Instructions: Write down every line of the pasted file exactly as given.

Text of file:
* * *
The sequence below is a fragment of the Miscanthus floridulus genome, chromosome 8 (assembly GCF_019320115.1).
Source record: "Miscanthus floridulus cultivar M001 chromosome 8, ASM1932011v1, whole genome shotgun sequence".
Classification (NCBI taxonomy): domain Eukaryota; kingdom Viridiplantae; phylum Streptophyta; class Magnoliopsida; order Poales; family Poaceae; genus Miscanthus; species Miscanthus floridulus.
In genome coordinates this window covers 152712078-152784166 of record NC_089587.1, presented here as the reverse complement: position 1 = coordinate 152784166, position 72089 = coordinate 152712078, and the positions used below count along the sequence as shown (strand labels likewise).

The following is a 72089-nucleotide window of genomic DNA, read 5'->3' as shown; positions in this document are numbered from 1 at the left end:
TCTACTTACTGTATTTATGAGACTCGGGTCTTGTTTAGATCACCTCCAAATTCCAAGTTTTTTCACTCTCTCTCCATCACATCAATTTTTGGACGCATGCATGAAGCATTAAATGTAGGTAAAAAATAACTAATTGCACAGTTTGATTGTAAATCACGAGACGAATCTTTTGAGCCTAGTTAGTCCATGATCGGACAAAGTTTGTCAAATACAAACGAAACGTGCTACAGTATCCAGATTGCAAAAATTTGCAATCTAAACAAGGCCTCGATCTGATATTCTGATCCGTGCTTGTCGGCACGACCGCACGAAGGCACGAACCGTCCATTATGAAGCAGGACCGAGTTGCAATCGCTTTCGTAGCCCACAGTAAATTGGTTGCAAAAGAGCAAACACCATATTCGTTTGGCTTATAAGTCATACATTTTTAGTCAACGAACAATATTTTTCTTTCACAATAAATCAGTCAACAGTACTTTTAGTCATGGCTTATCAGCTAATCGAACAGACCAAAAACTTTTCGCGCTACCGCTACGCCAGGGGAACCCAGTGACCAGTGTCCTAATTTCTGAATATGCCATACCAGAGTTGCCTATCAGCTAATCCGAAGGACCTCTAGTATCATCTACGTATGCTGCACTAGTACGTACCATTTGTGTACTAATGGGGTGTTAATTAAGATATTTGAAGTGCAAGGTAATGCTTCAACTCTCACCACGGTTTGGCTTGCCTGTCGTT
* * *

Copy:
The sequence below is a fragment of the Miscanthus floridulus genome, chromosome 8 (assembly GCF_019320115.1).
Source record: "Miscanthus floridulus cultivar M001 chromosome 8, ASM1932011v1, whole genome shotgun sequence".
Classification (NCBI taxonomy): domain Eukaryota; kingdom Viridiplantae; phylum Streptophyta; class Magnoliopsida; order Poales; family Poaceae; genus Miscanthus; species Miscanthus floridulus.
In genome coordinates this window covers 152712078-152784166 of record NC_089587.1, presented here as the reverse complement: position 1 = coordinate 152784166, position 72089 = coordinate 152712078, and the positions used below count along the sequence as shown (strand labels likewise).

The following is a 72089-nucleotide window of genomic DNA, read 5'->3' as shown; positions in this document are numbered from 1 at the left end:
TCTACTTACTGTATTTATGAGACTCGGGTCTTGTTTAGATCACCTCCAAATTCCAAGTTTTTTCACTCTCTCTCCATCACATCAATTTTTGGACGCATGCATGAAGCATTAAATGTAGGTAAAAAATAACTAATTGCACAGTTTGATTGTAAATCACGAGACGAATCTTTTGAGCCTAGTTAGTCCATGATCGGACAAAGTTTGTCAAATACAAACGAAACGTGCTACAGTATCCAGATTGCAAAAATTTGCAATCTAAACAAGGCCTCGATCTGATATTCTGATCCGTGCTTGTCGGCACGACCGCACGAAGGCACGAACCGTCCATTATGAAGCAGGACCGAGTTGCAATCGCTTTCGTAGCCCACAGTAAATTGGTTGCAAAAGAGCAAACACCATATTCGTTTGGCTTATAAGTCATACATTTTTAGTCAACGAACAATATTTTTCTTTCACAATAAATCAGTCAACAGTACTTTTAGTCATGGCTTATCAGCTAATCGAACAGACCAAAAACTTTTCGCGCTACCGCTACGCCAGGGGAACCCAGTGACCAGTGTCCTAATTTCTGAATATGCCATACCAGAGTTGCCTATCAGCTAATCCGAAGGACCTCTAGTATCATCTACGTATGCTGCACTAGTACGTACCATTTGTGTACTAATGGGGTGTTAATTAAGATATTTGAAGTGCAAGGTAATGCTTCAACTCTCACCACGGTTTGGCTTGCCTGTCGTT